Meanwhile, I had tried various adjustment scenarios, changing the chain tension and the pulley tension. The above is a video I made discussing the various adjustments possible for this derailleur. I initially set the chain tension to push the derailleur back so that I could use the 25T freewheel I had selected. But, you will see from this video, that by doing so, my shifting performance has suffered.
So I decided to reduce the chain tension by adjusting the nut at the back of the mounting bolt (which has the chain tension spring threaded around it). This is done by removing the spring from the arm, releasing the bolt, moving the spring back or forward (in this case, forward to reduce tension), and re-tightening the nut.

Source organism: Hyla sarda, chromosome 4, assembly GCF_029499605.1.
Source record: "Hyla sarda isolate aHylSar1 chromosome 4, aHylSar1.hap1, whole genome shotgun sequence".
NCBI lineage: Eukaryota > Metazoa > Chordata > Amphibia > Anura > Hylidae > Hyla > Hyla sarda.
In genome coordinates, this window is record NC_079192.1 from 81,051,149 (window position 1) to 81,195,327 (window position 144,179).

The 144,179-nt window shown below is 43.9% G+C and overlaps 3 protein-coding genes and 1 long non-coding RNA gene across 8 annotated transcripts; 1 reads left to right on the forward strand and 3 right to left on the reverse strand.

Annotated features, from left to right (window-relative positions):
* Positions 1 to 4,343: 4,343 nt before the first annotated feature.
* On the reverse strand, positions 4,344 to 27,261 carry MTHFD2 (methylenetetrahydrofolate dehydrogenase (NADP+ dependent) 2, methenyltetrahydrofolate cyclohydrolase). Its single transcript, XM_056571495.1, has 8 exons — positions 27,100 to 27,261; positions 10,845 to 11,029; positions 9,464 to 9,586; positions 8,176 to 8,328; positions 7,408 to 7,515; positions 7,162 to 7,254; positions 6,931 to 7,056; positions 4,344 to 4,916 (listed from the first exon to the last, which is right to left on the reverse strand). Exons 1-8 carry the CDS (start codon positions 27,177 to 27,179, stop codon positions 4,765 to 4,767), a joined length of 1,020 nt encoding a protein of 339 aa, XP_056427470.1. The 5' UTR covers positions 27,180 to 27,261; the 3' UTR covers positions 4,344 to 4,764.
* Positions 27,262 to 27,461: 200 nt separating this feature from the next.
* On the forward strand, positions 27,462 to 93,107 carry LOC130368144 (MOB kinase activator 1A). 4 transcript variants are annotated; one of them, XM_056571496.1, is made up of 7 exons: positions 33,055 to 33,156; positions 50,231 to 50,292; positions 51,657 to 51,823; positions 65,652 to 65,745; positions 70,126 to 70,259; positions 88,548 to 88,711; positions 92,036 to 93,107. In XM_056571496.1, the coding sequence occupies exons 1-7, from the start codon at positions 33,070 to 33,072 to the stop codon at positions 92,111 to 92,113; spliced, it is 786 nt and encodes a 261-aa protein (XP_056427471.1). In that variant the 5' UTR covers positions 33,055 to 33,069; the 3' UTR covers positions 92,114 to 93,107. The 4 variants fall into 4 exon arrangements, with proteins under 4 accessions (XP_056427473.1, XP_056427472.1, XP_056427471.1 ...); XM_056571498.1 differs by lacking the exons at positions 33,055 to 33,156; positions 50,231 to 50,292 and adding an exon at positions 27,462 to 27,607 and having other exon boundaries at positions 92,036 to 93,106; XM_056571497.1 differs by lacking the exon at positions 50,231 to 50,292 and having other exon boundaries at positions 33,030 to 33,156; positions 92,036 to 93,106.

You can see from the above video that my shifting has improved dramatically. However, upon taking the bike on a test ride, the torque on the drive train while riding caused the derailleur pulley to contact the 25T cog, making the bike unrideable in that gear. So, back to the drawing board! I’ll either switch the freewheel back down to a 24T model, or fiddle with the tension adjustments yet again (NOT!), and most likley swap out the front chain ring for something a bit smaller to help make this bike more rideable for a Portland commute.